The Third Policeman finds his way to At Swim-Two-Birds and lives to write about it, writes to live within it. Riding his bloody bike, he feels his molecules changing, becoming something other, something cyclical. Along the way, he meets Saint Augustine and James Joyce, both of whom are really dead, but only one of whom is an apparition.
The other is a bartender who doesn’t know about Finnegans Wake.
Well, actually, that’s only part of the story and the wrong part. The real Dalkey Archive is nothing like the above. I like the novel, but it’s just not up to the same standard as O’Brien’s (or O’Nolan’s) best two works, The Third Policeman and At Swim-Two-Birds, which just happen to be among the very best novels of the 20th century in English.
The novel does start out with great promise, and is funny, well-written and nicely paced. Its construction is solid and balanced. Something, though, is missing. It’s almost as if O’Brien didn’t quite have his heart in it, which is understandable, given the difficulty he had in publishing his earlier works. But any novel that brings back the great character De Selby and has him discussing religion with Saint Augustine can’t be all bad, and this one certainly isn’t. It just doesn’t quite live up to its own premise.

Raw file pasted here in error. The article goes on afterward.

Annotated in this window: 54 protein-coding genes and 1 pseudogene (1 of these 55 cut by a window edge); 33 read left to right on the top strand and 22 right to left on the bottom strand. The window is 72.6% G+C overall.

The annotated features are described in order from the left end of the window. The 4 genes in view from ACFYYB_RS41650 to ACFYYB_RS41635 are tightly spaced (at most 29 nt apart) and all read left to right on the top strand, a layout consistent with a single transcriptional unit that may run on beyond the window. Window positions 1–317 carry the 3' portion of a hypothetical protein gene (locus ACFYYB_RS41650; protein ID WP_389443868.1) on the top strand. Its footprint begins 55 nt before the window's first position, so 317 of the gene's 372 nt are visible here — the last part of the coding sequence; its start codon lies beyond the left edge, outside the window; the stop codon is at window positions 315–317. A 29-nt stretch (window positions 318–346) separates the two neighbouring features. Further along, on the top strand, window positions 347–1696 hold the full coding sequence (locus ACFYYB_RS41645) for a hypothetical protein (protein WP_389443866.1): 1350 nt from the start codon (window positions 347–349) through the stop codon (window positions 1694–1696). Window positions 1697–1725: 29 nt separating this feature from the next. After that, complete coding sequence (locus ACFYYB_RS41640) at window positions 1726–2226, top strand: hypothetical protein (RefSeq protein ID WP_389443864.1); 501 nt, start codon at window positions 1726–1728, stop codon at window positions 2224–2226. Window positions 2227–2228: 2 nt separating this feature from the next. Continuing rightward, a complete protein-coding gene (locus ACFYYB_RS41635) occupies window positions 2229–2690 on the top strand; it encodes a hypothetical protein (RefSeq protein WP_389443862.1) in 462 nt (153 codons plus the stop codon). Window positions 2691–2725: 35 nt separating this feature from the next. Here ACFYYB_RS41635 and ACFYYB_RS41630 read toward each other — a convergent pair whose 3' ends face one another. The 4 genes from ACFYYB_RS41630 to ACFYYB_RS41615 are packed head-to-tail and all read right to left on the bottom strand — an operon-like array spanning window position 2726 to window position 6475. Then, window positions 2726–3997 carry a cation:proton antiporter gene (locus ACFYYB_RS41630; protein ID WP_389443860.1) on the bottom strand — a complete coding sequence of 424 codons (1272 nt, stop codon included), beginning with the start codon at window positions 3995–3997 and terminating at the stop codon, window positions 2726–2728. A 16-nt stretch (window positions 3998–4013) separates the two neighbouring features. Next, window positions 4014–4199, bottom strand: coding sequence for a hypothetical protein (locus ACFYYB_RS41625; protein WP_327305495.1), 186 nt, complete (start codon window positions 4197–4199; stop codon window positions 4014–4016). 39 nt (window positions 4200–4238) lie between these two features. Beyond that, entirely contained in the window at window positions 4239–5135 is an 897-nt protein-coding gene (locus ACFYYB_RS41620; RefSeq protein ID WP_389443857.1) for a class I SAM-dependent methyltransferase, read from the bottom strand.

The main character is Mick, and he’s a young man in the state of flux. Not sure exactly what he wants to do with his life . . . and, because of that, he’s slightly susceptible to influences of other characters larger than life. Like De Selby. De Selby is a mad scientist of sorts, straight out of The Third Policeman (which O’Brien could not publish in his lifetime) by way of a sort of distorted self-quotation. He’s a mad scientist who has some rather apocalyptic thoughts regarding the human race, and may have discovered the substance to set that in motion. He also has found the ability to stop time, make wonderful whiskey in less than a month and have discussions with the old Church Fathers, like Augustine. Mick and his friend Hackett join De Selby and witness these dialogues. This is the part of the book that O’Brien should have expanded and expounded in greater detail. It was more than interesting, especially as it took place in an underwater cave.
Mick finds another project to keep him busy. He has heard from an acquaintance that James Joyce is not really dead, and is living in a town north of Dublin (The Dalkey Archive was published in 1964. James Joyce died in 1941). He searches for him and finds a man he thinks is Joyce. This Joyce thinks he’s Joyce, too, but is nothing like the great writer we know and love. And he doesn’t seem to be aware of his own classic works. The reader has to make up his or her own mind as to whether this is really James Joyce (even within the fictional framework) or just a delusional bartender with a desire to be a priest.
The two projects — Mick also tries to prevent De Selby from carrying out his apocalypse — dovetail and Mick’s girlfriend Mary gives him a third choice. The resolution is a bit of a surprise, but not by much. All in all, a pleasant read, well-crafted, well-written, but just not atomically gifted like the two novels mentioned above.
*For an excellent biography of Flann O’Brien, I heartily recommend Anthony Cronin’s No Laughing Matter: The Life and Times of Flann O’Brien.